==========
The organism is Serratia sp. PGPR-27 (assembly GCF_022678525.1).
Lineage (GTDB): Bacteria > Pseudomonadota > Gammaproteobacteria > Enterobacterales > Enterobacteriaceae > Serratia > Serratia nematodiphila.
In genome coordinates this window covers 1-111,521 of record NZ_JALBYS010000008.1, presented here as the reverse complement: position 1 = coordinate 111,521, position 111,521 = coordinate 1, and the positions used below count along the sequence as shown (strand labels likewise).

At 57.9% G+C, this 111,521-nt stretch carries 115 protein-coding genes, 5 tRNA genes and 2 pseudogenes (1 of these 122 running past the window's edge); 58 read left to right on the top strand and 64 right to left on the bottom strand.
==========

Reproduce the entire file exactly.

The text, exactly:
The organism is Serratia sp. PGPR-27 (assembly GCF_022678525.1).
Lineage (GTDB): Bacteria > Pseudomonadota > Gammaproteobacteria > Enterobacterales > Enterobacteriaceae > Serratia > Serratia nematodiphila.
In genome coordinates this window covers 1-111,521 of record NZ_JALBYS010000008.1, presented here as the reverse complement: position 1 = coordinate 111,521, position 111,521 = coordinate 1, and the positions used below count along the sequence as shown (strand labels likewise).

At 57.9% G+C, this 111,521-nt stretch carries 115 protein-coding genes, 5 tRNA genes and 2 pseudogenes (1 of these 122 running past the window's edge); 58 read left to right on the top strand and 64 right to left on the bottom strand.